Morrow, Bradford 1951-
MORROW, Bradford 1951-
PERSONAL: Born April 8, 1951, in Baltimore, MD; son of Ernest Dean (an employment manager) and Lois (Hoffman) Morrow; married Kathleen Anderson, April 23, 1975 (divorced, 1984). Education: Liceo Scientifico, Turin, Italy, graduated with honors, 1968; University of Colorado at Boulder, B.A. (summa cum laude), 1973; attended Yale University.
CAREER: Professional jazz musician and music teacher, 1970-74; self-employed as a rare book archivist in California, 1974-81, and in New York, 1981-82; Conjunctions (literary magazine), New York, NY, founding editor, 1981—; Bard College, fellow and professor of literature, 1990—. Literary executor for the Kenneth Rexroth Trust, 1982—. Juror, Pennsylvania State Council on the Arts, 1986, and Open Voice awards, 1989. Poetry reader and lecturer at Brown University, Ohio State University, New York University,
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Bard College, State University of New York at Buffalo, Books & Co., Dixon Place, Simon's Rock of Bard College, Temple University, Manhattan Theatre Club, University of Colorado, Rhode Island School of Design, and Shippensburg University.
MEMBER: PEN American Center (board of trustees member, 1998-2002), Contemporary Council of Literary Magazines, (advisory board, 1986—), New Writing Foundation, Inc. (president, 1985—).
AWARDS, HONORS: CCLM Editor's award, 1984, and 1988; General Electric Foundation award, 1985; General Electric Foundation Younger Writer's award, 1988, for editing Conjunctions; New York Foundation for the Arts Grant in fiction, 1989; PEN/Faulkner Award nomination, 1992, for The Almanac Branch; Los Angeles Times Book Award nomination, 1995, for Giovanni's Gift; Academy Award in Literature, 1998, American Academy of Arts and Sciences; Pushcart Prize, 2002, and O. Henry Prize shortlist, 2002, both for the story "Amazing Grace."
(With Bernard Lafourcade) A Bibliography of the Writings of Wyndham Lewis, Black Sparrow Press (Santa Barbara, CA), 1978.
(With Seamus Cooney) A Bibliography of the BlackSparrow Press, Black Sparrow Press (Santa Barbara, CA), 1981.
Passing from the Provinces (poems), Cadmus Editions (Santa Barbara, CA), 1981.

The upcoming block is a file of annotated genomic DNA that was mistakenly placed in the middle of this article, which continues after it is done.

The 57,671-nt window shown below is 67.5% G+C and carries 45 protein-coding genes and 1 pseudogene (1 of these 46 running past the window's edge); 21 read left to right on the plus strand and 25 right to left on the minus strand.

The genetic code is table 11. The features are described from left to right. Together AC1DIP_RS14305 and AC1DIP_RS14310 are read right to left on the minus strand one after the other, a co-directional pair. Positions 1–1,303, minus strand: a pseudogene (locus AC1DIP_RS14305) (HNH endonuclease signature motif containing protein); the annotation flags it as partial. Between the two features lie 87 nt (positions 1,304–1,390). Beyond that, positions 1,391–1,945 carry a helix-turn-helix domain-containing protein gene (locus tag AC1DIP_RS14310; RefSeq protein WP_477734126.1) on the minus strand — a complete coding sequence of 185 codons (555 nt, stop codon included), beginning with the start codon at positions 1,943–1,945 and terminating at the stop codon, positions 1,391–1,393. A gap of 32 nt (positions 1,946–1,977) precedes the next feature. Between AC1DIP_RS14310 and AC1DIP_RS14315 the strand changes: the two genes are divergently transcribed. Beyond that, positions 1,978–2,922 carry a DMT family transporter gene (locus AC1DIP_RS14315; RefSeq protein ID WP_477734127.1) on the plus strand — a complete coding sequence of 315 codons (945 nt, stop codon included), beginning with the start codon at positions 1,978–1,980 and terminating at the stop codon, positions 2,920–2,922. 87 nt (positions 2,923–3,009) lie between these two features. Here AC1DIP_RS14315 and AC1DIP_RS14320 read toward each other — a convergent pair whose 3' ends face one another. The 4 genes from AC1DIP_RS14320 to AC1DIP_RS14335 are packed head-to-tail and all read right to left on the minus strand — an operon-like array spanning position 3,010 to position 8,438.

Posthumes (selected poems, 1977-82), Cadmus Editions (Santa Barbara, CA), 1982.
Danae's Progress (poems), Cadmus Editions (Santa Barbara, CA), 1982.
The Preferences (poems), Grenfell Press (New York, NY), 1983.
(Editor and author of introduction) Selected Poems ofKenneth Rexroth, New Directions (New York, NY), 1984.
After a Charme (poems), Grenfell Press (New York, NY), 1984.
(Editor and author of foreword) Kenneth Rexroth, Classics Revisited (Book-of-the-Month-Club alternate), New Directions (New York, NY), 1986.
(Editor) Thirty-Six Poems of Tu Fu, with etching by Brice Marden, Peter Blum Editions, 1987.
(Editor and author of introduction) World Outside theWindow: Selected Essays of Kenneth Rexroth, New Directions (New York, NY), 1987.
Come Sunday (novel), Weidenfeld & Nicolson, 1988, Collier (New York, NY), 1989.
(Editor and author of introduction) Kenneth Rexroth, More Classics Revisited, New Directions (New York, NY), 1989.
A Bestiary, illustrations by Joel Shapiro, Eric Fischl, Kiki Smith, Richard Tuttle, Louisa Chase, and Gregory Amenoff, Grenfell Press (New York, NY), 1990.
(Editor, with Patrick McGrath) The New Gothic (textbook anthology of contemporary Gothic fiction), Random House (New York, NY), 1991.
A Conjunctions Reader, Paris Review Editions, 1991.
The Almanac Branch (novel), W.W. Norton (New York, NY), 1992.
Trinity Fields (novel), Viking (New York, NY), 1995.
The Unquiet Country, Viking, (New York, NY), 1997.
Giovanni's Gift, Viking (New York, NY), 1997.
Ariel's Crossing (novel), Viking (New York, NY), 2002.
(Editor, with Sam Hamill) The Complete Poems ofKenneth Rexroth, Copper Canyon Press (Port Townsend, WA), 2002.
Contributor of stories, poems, and essays to magazines, including the Village Voice, Paris Review, and Washington Post. Contributing editor of Blast, 1981.
ADAPTATIONS: A musical version of A Bestiary was broadcast on WCKR radio, New York.
WORK IN PROGRESS: A novel, The Prague Sonatas, a collection of essays, Mediations on a Shadow, and a collection of short stories, Amazing Grace.